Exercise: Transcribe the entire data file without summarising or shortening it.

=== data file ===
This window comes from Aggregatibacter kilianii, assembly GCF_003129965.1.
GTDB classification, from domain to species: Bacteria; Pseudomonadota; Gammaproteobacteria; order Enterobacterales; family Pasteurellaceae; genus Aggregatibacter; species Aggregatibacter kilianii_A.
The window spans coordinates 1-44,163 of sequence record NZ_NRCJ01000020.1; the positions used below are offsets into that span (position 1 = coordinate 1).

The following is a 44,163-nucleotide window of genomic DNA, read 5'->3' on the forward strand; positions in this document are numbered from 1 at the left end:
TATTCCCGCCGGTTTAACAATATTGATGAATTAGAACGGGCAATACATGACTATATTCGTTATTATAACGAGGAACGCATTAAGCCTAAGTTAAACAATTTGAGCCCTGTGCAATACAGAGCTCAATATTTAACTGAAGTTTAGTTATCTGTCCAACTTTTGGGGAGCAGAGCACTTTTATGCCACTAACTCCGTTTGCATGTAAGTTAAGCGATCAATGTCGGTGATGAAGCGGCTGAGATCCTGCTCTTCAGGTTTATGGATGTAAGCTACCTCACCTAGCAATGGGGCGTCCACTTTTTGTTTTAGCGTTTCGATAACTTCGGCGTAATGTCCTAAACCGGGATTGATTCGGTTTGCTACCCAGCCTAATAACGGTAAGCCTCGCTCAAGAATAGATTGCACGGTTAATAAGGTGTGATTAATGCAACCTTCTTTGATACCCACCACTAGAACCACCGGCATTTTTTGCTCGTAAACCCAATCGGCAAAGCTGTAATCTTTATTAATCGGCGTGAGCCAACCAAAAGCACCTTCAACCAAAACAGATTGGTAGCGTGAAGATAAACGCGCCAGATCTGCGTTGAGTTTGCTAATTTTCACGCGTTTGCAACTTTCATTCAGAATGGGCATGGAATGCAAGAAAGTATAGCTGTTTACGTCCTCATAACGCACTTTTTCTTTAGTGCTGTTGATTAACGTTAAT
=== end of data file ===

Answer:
This window comes from Aggregatibacter kilianii, assembly GCF_003129965.1.
GTDB classification, from domain to species: Bacteria; Pseudomonadota; Gammaproteobacteria; order Enterobacterales; family Pasteurellaceae; genus Aggregatibacter; species Aggregatibacter kilianii_A.
The window spans coordinates 1-44,163 of sequence record NZ_NRCJ01000020.1; the positions used below are offsets into that span (position 1 = coordinate 1).

The following is a 44,163-nucleotide window of genomic DNA, read 5'->3' on the forward strand; positions in this document are numbered from 1 at the left end:
TATTCCCGCCGGTTTAACAATATTGATGAATTAGAACGGGCAATACATGACTATATTCGTTATTATAACGAGGAACGCATTAAGCCTAAGTTAAACAATTTGAGCCCTGTGCAATACAGAGCTCAATATTTAACTGAAGTTTAGTTATCTGTCCAACTTTTGGGGAGCAGAGCACTTTTATGCCACTAACTCCGTTTGCATGTAAGTTAAGCGATCAATGTCGGTGATGAAGCGGCTGAGATCCTGCTCTTCAGGTTTATGGATGTAAGCTACCTCACCTAGCAATGGGGCGTCCACTTTTTGTTTTAGCGTTTCGATAACTTCGGCGTAATGTCCTAAACCGGGATTGATTCGGTTTGCTACCCAGCCTAATAACGGTAAGCCTCGCTCAAGAATAGATTGCACGGTTAATAAGGTGTGATTAATGCAACCTTCTTTGATACCCACCACTAGAACCACCGGCATTTTTTGCTCGTAAACCCAATCGGCAAAGCTGTAATCTTTATTAATCGGCGTGAGCCAACCAAAAGCACCTTCAACCAAAACAGATTGGTAGCGTGAAGATAAACGCGCCAGATCTGCGTTGAGTTTGCTAATTTTCACGCGTTTGCAACTTTCATTCAGAATGGGCATGGAATGCAAGAAAGTATAGCTGTTTACGTCCTCATAACGCACTTTTTCTTTAGTGCTGTTGATTAACGTTAAT